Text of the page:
“Praise God, from whom all blessings flow; Praise Him, all creatures here below; Praise Him above, ye heavenly host; Praise Father, Son, and Holy Ghost. Amen.” — The Common Doxology, Thomas Ken
With Corban’s campus finally buzzing with the energy of arriving students, the last summer air filled with the familiar noise of convocation bagpipes, it was a simple chorus of voices, offered up in spontaneity, that would come to punctuate the eventful week.
As the launch of the new school year officially began, for the first time in a long time, a crowd formed at C.E. Jeffers Sports Center. Lines of students carrying overfilled boxes once again filed into Aagard and Faraar, buildings that have housed generations. All throughout the wooded campus, gentle birdsong was replaced by conversation and growing laughter. Corban’s family was back together again.
For students new and old, it marked an event that has proven elusive lately, the gathering of community. It was the word that drifted from group to group. “I moved in to PVG three weeks ago, but it’s so exciting to finally see more people arriving on campus,” said Erwin Leon, a freshman soccer player who arrived with the team a few weeks early.
For the newest members of Corban’s community, it was the promise of new connections that rested on every smile and wide-eyed face. “I’m just very excited to meet new people,” said freshman Olivia Newman. “Seeing the campus has been amazing, but it’s nice to finally be here now, and I can’t wait to share in the community.”
After a weekend of orientation for new students and settling back into campus life for returners, Corban students gathered in the Psalm Center for Convocation on Wednesday, August 25, celebrating the launch of a new school year. Preceded by the skirl of bagpipes and the sounding of the shofar, a long line of faculty and staff in full regalia filed into the building, led by Dr. Marty Trammell holding the ceremonial mace.
From the opening of the ceremony, this year’s theme became clear—“Christ Alone.” It was made manifest in President Nord’s address, as he reminded students and staff of the unifying reassurance of John 1:3, that all things exist by the power and purpose of Christ alone. It echoed through student body president Tobi Adeoye’s honest and heartfelt message of how the depression and desperation of the pandemic months brought her the unexpected blessing of a full and rich reliance on God and her community. It took center stage in Professor Tamara McGinnis’ keynote speech, where she reminded the audience of the power of Christ to transform a community, saying: “It is Christ alone who will equip us to accomplish the tasks that we together need to accomplish this year. It is Christ alone who will enable us to unite and be at peace with one another. It is Christ alone who will give us the courage, the focus, the stability to conquer difficulties in the classroom, in the dorm room, and in the inner room of our hearts.”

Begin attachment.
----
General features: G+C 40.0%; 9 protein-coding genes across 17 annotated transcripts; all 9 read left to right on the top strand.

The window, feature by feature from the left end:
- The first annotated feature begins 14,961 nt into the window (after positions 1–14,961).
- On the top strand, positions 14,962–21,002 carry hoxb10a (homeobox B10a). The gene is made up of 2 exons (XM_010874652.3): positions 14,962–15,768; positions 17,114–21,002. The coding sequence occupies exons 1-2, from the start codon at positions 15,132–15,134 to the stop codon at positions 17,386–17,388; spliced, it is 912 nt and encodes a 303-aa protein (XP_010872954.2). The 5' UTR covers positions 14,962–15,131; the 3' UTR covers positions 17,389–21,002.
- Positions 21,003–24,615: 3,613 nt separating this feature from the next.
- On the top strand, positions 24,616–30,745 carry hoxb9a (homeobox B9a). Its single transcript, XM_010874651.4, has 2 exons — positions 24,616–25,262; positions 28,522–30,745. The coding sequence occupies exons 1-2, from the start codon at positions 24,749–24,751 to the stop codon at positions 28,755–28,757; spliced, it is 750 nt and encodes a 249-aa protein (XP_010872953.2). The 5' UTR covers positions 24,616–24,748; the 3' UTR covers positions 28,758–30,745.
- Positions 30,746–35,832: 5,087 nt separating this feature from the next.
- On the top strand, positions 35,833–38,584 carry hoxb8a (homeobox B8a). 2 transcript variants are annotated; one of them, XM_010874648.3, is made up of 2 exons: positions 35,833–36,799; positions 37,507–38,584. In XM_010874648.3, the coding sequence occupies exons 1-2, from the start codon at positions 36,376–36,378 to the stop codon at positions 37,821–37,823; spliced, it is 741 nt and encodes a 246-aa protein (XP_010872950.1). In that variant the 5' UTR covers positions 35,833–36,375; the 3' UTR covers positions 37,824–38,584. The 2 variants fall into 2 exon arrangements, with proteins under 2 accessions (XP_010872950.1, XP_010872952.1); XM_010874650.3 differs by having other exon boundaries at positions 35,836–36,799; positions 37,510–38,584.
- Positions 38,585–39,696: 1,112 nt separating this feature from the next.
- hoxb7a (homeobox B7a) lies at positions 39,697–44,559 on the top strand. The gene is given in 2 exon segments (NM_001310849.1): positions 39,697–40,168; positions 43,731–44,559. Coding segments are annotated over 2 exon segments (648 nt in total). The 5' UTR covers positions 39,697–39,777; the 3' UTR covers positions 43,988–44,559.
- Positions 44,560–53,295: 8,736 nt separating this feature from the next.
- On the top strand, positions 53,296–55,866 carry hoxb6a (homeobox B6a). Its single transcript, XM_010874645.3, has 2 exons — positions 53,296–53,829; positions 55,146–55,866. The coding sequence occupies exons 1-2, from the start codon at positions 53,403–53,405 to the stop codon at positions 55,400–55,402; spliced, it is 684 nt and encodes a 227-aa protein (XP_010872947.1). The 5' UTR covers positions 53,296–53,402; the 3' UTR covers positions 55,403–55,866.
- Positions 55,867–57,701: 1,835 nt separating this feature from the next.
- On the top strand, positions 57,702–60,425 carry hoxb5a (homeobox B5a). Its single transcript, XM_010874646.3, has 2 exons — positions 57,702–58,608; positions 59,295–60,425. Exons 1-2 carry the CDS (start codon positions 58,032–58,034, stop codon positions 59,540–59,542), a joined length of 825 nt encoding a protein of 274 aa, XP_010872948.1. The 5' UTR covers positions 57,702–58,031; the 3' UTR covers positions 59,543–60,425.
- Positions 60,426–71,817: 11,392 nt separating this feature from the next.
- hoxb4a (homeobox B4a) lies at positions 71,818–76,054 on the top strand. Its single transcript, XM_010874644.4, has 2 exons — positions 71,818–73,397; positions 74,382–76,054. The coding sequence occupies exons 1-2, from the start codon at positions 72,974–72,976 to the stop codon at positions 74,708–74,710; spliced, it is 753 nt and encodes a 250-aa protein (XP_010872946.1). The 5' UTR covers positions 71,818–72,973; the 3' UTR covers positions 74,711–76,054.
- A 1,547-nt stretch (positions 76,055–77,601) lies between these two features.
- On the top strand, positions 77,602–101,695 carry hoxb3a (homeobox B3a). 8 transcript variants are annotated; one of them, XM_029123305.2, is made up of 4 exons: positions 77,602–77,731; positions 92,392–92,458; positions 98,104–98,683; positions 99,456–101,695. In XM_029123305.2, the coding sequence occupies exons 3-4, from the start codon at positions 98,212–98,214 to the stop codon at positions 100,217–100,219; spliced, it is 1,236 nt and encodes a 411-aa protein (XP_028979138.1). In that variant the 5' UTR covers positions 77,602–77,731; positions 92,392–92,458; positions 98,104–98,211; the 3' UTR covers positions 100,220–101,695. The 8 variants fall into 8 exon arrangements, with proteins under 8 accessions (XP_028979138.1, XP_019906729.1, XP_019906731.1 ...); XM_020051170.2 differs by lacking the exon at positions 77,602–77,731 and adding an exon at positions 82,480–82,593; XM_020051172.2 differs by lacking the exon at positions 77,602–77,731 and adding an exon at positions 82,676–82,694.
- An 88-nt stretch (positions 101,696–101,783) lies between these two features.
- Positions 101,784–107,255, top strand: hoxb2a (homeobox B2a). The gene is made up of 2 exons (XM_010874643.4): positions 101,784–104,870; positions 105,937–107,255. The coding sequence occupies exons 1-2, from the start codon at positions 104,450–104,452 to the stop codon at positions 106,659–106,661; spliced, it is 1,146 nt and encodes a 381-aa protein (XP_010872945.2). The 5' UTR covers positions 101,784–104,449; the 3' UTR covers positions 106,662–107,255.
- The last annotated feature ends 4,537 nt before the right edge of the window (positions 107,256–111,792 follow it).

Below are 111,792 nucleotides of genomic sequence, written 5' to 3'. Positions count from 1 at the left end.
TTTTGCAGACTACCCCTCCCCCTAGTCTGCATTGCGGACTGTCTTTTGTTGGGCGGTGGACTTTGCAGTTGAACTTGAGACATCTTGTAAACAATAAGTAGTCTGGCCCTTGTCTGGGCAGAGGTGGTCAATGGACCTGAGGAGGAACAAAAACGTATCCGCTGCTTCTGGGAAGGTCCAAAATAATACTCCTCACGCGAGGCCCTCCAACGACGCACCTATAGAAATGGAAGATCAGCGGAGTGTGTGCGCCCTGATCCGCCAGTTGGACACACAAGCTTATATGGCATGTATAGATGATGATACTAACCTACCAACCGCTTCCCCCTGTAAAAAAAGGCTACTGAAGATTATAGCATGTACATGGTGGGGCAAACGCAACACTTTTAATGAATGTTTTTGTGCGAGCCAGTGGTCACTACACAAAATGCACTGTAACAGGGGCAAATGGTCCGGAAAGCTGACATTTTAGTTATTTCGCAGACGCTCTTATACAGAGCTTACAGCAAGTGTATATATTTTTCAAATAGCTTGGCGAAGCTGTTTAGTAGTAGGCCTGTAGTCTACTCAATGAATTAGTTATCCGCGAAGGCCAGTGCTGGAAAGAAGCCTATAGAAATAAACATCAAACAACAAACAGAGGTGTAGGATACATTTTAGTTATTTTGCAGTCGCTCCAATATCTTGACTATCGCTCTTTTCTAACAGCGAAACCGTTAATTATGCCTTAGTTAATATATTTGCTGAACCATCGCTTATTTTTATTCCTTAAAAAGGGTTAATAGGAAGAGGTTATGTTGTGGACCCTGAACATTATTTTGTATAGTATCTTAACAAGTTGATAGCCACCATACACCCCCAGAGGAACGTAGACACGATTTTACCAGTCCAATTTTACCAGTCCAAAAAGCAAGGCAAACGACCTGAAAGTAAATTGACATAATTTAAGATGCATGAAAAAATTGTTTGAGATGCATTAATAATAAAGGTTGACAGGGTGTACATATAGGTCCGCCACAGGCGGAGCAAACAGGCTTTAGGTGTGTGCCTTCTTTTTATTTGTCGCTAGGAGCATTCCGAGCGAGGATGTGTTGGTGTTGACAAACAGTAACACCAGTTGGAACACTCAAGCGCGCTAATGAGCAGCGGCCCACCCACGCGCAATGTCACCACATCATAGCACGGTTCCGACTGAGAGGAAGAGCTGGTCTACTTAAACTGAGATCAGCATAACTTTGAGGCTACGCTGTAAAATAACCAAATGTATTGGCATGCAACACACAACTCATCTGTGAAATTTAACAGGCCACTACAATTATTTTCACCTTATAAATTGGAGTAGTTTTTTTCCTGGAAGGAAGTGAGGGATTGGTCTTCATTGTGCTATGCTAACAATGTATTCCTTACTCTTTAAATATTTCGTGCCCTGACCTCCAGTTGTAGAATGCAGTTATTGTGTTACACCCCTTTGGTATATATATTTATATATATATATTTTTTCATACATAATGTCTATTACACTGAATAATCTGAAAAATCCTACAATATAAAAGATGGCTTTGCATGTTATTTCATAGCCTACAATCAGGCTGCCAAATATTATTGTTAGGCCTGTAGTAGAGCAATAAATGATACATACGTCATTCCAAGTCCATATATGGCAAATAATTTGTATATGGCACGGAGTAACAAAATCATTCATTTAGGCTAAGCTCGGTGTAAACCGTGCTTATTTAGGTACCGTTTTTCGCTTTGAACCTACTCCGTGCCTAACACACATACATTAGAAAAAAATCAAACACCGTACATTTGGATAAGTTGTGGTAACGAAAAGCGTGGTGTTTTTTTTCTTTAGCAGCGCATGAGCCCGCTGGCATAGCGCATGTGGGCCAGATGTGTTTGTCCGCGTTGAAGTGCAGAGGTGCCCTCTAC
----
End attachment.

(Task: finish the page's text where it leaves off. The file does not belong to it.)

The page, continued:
But louder than the growing sounds of forming friendships, skirling bagpipes, and communal worship, and perhaps more profound than the messages, the testimonies, and the pledges each class of students gave to one another, was the simple, unplanned act of the student body that culminated the event.
As the music died and the pageantry began disassembling, the chapel full of students turned to face one another in an act of solidarity with the senior class leading the call to lift up their voices to sing Thomas Ken’s popular 17th-century doxology. In the soft unison of a simple melody, the student body carried on a tradition that has endured cataclysms, outlived nations, and lasted through the generations, and their song reminded us of the life-giving truth that the Church of Christ will endure through any trial because of the unifying, transformative power of Christ alone.
“Praise God, from whom all blessings flow; Praise Him, all creatures here below; Praise Him above, ye heavenly host; Praise Father, Son, and Holy Ghost. Amen.”